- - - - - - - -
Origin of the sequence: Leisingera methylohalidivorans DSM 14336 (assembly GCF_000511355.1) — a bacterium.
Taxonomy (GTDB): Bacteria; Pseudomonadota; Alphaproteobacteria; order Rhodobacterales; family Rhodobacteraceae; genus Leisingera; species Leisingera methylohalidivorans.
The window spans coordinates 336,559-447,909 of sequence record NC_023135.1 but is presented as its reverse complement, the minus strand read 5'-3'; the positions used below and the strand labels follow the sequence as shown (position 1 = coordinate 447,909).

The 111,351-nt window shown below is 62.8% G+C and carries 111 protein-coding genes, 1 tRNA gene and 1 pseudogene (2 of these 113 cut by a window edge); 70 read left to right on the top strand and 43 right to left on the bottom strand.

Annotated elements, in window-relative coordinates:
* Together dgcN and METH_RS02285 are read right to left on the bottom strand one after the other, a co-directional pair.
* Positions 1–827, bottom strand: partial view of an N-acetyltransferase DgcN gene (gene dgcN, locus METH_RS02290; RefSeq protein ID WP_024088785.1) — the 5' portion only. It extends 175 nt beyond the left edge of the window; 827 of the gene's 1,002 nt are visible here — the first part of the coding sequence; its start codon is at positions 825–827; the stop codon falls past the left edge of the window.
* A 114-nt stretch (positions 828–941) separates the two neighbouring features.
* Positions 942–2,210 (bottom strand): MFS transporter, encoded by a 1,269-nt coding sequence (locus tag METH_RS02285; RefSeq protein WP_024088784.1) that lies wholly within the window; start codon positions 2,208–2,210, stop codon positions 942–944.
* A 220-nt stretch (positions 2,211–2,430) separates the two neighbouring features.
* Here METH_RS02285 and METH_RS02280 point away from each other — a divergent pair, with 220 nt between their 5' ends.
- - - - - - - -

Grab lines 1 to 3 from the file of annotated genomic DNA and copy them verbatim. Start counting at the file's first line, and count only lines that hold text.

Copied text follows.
Origin of the sequence: Leisingera methylohalidivorans DSM 14336 (assembly GCF_000511355.1) — a bacterium.
Taxonomy (GTDB): Bacteria; Pseudomonadota; Alphaproteobacteria; order Rhodobacterales; family Rhodobacteraceae; genus Leisingera; species Leisingera methylohalidivorans.
The window spans coordinates 336,559-447,909 of sequence record NC_023135.1 but is presented as its reverse complement, the minus strand read 5'-3'; the positions used below and the strand labels follow the sequence as shown (position 1 = coordinate 447,909).